Next I added the following srcset to my image shortcode template. For each image size, it calls images/cloudflare/cf_image_resizing_settings.html, and appends the Cloudflare width setting, image file path, and image width.

srcset="
{{ partial "images/cloudflare/cf_image_resizing_settings.html" . }}width=1400/{{ .Site.Params.cdnurl }}uploads/{{ .Get "src" }} 1400w,
{{ partial "images/cloudflare/cf_image_resizing_settings.html" . }}width=1366/{{ .Site.Params.cdnurl }}uploads/{{ .Get "src" }} 1366w,
{{ partial "images/cloudflare/cf_image_resizing_settings.html" . }}width=1280/{{ .Site.Params.cdnurl }}uploads/{{ .Get "src" }} 1280w,
{{ partial "images/cloudflare/cf_image_resizing_settings.html" . }}width=1200/{{ .Site.Params.cdnurl }}uploads/{{ .Get "src" }} 1200w,
{{ partial "images/cloudflare/cf_image_resizing_settings.html" . }}width=1024/{{ .Site.Params.cdnurl }}uploads/{{ .Get "src" }} 1024w,
{{ partial "images/cloudflare/cf_image_resizing_settings.html" . }}width=1000/{{ .Site.Params.cdnurl }}uploads/{{ .Get "src" }} 1000w,
{{ partial "images/cloudflare/cf_image_resizing_settings.html" . }}width=800/{{ .Site.Params.cdnurl }}uploads/{{ .Get "src" }} 800w,
{{ partial "images/cloudflare/cf_image_resizing_settings.html" . }}width=768/{{ .Site.Params.cdnurl }}uploads/{{ .Get "src" }} 768w,
{{ partial "images/cloudflare/cf_image_resizing_settings.html" . }}width=600/{{ .Site.Params.cdnurl }}uploads/{{ .Get "src" }} 600w,
{{ partial "images/cloudflare/cf_image_resizing_settings.html" . }}width=400/{{ .Site.Params.cdnurl }}uploads/{{ .Get "src" }} 400w
"

Cloudflare Image Resizing in Practice

After integrating the srcset attribute, I was eager to see if I had set everything up correctly. I pushed my site to live, and proceeded to do some testing with various devices. Surprisingly enough, everything worked without any additional tweaks. For example, a test image on desktop resolves to this URL (1920 px), while viewing the same image on my iPhone X resolved to this URL (1000 px).

The comparison chart below shows the performance benefits of Cloudflare image resizing. The initial size of the 1920 px test image was 348 KB. With Cloudflare image resizing, the file size dropped to 220 KB. Lastly, since I specified format-auto in my image resizing settings, WEBP-compatible browsers like Google Chrome and Brave were served an image weighing in at 135 KB.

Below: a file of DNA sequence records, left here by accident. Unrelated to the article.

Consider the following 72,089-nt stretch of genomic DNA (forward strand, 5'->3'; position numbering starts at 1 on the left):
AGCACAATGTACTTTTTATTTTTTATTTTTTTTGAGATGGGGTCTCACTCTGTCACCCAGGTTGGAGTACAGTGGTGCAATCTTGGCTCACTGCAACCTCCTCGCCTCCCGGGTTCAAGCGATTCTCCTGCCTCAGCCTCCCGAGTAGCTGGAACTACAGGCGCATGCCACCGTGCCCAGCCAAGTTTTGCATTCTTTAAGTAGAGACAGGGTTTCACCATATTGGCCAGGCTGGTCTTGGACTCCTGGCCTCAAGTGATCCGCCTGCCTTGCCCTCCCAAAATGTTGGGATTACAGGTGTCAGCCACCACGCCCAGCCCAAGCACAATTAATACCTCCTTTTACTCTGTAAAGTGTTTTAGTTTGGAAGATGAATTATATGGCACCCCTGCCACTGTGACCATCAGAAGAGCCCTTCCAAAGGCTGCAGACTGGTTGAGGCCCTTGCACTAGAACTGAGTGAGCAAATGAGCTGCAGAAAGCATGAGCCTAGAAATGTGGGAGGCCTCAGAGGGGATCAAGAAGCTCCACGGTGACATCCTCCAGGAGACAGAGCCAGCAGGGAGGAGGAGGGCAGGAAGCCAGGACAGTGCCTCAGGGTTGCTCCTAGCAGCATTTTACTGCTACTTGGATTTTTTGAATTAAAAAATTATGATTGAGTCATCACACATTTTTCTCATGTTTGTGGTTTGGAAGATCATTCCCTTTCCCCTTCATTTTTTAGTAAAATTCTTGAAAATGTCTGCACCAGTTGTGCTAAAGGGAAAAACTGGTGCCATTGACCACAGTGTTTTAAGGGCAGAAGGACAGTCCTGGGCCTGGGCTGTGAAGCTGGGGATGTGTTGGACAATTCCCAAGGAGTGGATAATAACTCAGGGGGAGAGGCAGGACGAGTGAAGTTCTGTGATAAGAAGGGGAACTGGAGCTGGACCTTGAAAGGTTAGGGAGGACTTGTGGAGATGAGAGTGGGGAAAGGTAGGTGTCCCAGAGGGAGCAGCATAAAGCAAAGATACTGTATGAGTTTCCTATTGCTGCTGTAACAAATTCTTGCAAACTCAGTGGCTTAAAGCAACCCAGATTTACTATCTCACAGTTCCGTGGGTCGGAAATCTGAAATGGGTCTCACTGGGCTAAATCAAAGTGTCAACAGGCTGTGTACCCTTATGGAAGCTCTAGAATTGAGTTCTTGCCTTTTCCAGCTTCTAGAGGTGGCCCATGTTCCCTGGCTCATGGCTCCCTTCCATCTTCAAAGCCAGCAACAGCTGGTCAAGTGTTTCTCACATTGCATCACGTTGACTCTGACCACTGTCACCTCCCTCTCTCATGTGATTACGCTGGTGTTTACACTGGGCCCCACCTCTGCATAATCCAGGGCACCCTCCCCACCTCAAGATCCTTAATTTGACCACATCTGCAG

A comparison chart showing the performance benefits of Cloudflare image resizing.

For this particular test, Cloudflare didn't resize the dimensions of the image, but still managed to reduce the file size dramatically by stripping metadata and reducing quality to 70 for JPEGs. The WEBP compression, which resulted in a 61% decrease in file size was especially impressive. I'd expect to see an even bigger difference on mobile devices where resizing of the physical image dimensions would come into play as well.

Conclusion

Without a doubt, I can say that Cloudflare image resizing is a great product if you're looking for fast and reliable edge image processing. I'm not sure if I'll keep Cloudflare image resizing over the long term – mainly because I may move away from my business plan in the future. With that said, I'm now a huge proponent of image processing at the edge. For my use case, it makes sense because I hate the storage bloat of maintaining multiple image sizes on-server. In the future, I may take a look at other similar products like Cloudinary and Netlify image transformation. For now, I am very happy with Cloudflare image resizing and the performance improvements it brings to my blog.